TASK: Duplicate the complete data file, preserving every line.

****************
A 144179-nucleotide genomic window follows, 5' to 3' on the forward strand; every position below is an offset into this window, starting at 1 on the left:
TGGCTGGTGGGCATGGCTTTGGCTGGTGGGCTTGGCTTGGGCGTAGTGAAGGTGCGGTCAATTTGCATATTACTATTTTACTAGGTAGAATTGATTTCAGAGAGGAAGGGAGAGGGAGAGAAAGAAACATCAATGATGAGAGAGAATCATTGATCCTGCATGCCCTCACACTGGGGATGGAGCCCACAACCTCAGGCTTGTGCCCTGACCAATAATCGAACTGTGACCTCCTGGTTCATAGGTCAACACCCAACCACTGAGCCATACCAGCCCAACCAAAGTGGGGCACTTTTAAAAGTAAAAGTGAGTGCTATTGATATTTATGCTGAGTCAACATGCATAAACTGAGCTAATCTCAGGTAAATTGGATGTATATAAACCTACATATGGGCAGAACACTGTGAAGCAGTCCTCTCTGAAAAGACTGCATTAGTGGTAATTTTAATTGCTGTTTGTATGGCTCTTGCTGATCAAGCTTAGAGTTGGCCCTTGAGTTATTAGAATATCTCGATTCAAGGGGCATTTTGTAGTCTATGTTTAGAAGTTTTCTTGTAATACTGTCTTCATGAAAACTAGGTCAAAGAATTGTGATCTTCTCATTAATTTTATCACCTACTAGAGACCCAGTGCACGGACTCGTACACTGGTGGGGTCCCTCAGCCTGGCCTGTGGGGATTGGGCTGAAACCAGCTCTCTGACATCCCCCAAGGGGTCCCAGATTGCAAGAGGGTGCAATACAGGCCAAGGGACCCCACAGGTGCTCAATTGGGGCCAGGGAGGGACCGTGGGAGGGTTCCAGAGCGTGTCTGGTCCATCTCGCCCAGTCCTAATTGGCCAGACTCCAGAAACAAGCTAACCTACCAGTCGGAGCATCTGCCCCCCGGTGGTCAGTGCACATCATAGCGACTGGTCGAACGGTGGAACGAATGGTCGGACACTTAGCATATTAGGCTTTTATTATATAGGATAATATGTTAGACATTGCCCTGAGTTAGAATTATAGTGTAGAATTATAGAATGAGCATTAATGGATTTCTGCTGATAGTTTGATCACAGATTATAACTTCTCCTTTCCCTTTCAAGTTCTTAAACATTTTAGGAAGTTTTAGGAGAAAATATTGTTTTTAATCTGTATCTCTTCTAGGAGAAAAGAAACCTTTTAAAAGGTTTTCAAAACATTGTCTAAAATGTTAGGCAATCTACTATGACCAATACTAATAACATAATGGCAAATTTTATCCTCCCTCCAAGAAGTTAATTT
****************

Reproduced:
A 144179-nucleotide genomic window follows, 5' to 3' on the forward strand; every position below is an offset into this window, starting at 1 on the left:
TGGCTGGTGGGCATGGCTTTGGCTGGTGGGCTTGGCTTGGGCGTAGTGAAGGTGCGGTCAATTTGCATATTACTATTTTACTAGGTAGAATTGATTTCAGAGAGGAAGGGAGAGGGAGAGAAAGAAACATCAATGATGAGAGAGAATCATTGATCCTGCATGCCCTCACACTGGGGATGGAGCCCACAACCTCAGGCTTGTGCCCTGACCAATAATCGAACTGTGACCTCCTGGTTCATAGGTCAACACCCAACCACTGAGCCATACCAGCCCAACCAAAGTGGGGCACTTTTAAAAGTAAAAGTGAGTGCTATTGATATTTATGCTGAGTCAACATGCATAAACTGAGCTAATCTCAGGTAAATTGGATGTATATAAACCTACATATGGGCAGAACACTGTGAAGCAGTCCTCTCTGAAAAGACTGCATTAGTGGTAATTTTAATTGCTGTTTGTATGGCTCTTGCTGATCAAGCTTAGAGTTGGCCCTTGAGTTATTAGAATATCTCGATTCAAGGGGCATTTTGTAGTCTATGTTTAGAAGTTTTCTTGTAATACTGTCTTCATGAAAACTAGGTCAAAGAATTGTGATCTTCTCATTAATTTTATCACCTACTAGAGACCCAGTGCACGGACTCGTACACTGGTGGGGTCCCTCAGCCTGGCCTGTGGGGATTGGGCTGAAACCAGCTCTCTGACATCCCCCAAGGGGTCCCAGATTGCAAGAGGGTGCAATACAGGCCAAGGGACCCCACAGGTGCTCAATTGGGGCCAGGGAGGGACCGTGGGAGGGTTCCAGAGCGTGTCTGGTCCATCTCGCCCAGTCCTAATTGGCCAGACTCCAGAAACAAGCTAACCTACCAGTCGGAGCATCTGCCCCCCGGTGGTCAGTGCACATCATAGCGACTGGTCGAACGGTGGAACGAATGGTCGGACACTTAGCATATTAGGCTTTTATTATATAGGATAATATGTTAGACATTGCCCTGAGTTAGAATTATAGTGTAGAATTATAGAATGAGCATTAATGGATTTCTGCTGATAGTTTGATCACAGATTATAACTTCTCCTTTCCCTTTCAAGTTCTTAAACATTTTAGGAAGTTTTAGGAGAAAATATTGTTTTTAATCTGTATCTCTTCTAGGAGAAAAGAAACCTTTTAAAAGGTTTTCAAAACATTGTCTAAAATGTTAGGCAATCTACTATGACCAATACTAATAACATAATGGCAAATTTTATCCTCCCTCCAAGAAGTTAATTT